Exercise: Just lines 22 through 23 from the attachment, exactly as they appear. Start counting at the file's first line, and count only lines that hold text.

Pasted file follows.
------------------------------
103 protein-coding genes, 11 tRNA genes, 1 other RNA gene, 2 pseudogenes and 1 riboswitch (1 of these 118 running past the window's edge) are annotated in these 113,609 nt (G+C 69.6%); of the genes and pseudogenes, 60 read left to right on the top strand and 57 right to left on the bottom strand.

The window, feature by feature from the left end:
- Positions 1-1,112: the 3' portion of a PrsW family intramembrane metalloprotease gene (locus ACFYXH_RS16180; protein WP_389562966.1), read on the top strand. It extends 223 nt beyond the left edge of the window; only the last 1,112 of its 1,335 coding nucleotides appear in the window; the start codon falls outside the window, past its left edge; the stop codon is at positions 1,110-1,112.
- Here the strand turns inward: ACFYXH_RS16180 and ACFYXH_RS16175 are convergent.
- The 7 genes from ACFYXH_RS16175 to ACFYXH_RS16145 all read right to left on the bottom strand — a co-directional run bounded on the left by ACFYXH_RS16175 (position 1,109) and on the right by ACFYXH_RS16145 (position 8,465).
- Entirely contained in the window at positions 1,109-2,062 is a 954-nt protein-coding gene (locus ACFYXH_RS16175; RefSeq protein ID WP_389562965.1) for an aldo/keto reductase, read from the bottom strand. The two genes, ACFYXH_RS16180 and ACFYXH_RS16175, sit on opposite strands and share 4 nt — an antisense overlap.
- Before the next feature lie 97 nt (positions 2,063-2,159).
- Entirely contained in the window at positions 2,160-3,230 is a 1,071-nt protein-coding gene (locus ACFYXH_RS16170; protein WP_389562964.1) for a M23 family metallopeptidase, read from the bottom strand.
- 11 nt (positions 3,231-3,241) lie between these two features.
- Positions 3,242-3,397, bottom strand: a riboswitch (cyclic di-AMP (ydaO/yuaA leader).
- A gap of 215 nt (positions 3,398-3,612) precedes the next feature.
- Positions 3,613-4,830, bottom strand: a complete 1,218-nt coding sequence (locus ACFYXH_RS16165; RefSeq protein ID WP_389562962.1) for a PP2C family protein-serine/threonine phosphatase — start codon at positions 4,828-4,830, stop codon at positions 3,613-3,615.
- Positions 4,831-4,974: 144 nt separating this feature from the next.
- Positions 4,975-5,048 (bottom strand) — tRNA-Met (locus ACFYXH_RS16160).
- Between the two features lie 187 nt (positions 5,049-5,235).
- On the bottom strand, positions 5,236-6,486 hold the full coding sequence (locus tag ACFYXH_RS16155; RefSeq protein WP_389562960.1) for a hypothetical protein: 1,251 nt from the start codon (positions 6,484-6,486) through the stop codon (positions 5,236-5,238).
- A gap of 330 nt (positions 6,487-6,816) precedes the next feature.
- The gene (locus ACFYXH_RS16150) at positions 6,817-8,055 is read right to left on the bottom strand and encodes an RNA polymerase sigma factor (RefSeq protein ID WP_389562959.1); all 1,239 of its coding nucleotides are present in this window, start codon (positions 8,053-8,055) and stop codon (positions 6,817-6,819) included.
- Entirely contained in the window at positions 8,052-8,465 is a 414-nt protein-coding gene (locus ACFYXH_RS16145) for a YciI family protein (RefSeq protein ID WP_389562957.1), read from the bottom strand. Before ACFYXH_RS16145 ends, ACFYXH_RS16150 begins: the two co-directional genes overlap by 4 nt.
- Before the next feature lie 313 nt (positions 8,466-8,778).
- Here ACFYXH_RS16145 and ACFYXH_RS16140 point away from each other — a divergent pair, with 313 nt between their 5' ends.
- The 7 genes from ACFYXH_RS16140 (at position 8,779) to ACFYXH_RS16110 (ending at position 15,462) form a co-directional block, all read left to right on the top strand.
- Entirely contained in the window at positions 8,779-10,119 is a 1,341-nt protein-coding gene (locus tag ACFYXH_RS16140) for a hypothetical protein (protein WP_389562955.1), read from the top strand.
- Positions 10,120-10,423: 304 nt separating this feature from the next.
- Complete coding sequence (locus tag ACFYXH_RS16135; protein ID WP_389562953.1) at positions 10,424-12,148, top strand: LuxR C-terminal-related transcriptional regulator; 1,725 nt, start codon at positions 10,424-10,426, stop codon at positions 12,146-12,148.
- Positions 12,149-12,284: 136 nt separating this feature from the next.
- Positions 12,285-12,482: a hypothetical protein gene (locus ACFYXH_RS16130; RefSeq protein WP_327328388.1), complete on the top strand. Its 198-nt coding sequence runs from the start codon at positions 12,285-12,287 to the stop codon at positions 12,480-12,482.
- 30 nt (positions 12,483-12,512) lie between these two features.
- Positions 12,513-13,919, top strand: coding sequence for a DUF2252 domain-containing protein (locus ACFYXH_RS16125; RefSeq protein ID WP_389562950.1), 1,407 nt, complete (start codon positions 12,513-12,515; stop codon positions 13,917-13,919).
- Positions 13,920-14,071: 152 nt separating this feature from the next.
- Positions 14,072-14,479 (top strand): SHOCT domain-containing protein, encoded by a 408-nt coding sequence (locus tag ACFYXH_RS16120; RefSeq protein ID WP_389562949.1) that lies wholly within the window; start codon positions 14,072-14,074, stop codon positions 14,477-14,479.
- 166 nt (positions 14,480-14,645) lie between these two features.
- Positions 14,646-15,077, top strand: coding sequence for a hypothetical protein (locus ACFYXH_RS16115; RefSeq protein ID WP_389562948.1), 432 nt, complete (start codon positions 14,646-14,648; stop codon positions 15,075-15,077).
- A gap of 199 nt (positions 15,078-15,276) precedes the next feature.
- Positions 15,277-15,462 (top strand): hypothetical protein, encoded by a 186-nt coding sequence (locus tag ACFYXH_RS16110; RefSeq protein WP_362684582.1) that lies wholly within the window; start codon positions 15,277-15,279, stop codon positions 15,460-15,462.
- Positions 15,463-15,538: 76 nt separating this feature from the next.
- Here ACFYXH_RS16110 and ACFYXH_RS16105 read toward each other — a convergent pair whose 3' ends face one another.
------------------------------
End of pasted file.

- The 7 genes from ACFYXH_RS16140 (at position 8,779) to ACFYXH_RS16110 (ending at position 15,462) form a co-directional block, all read left to right on the top strand.
- Entirely contained in the window at positions 8,779-10,119 is a 1,341-nt protein-coding gene (locus tag ACFYXH_RS16140) for a hypothetical protein (protein WP_389562955.1), read from the top strand.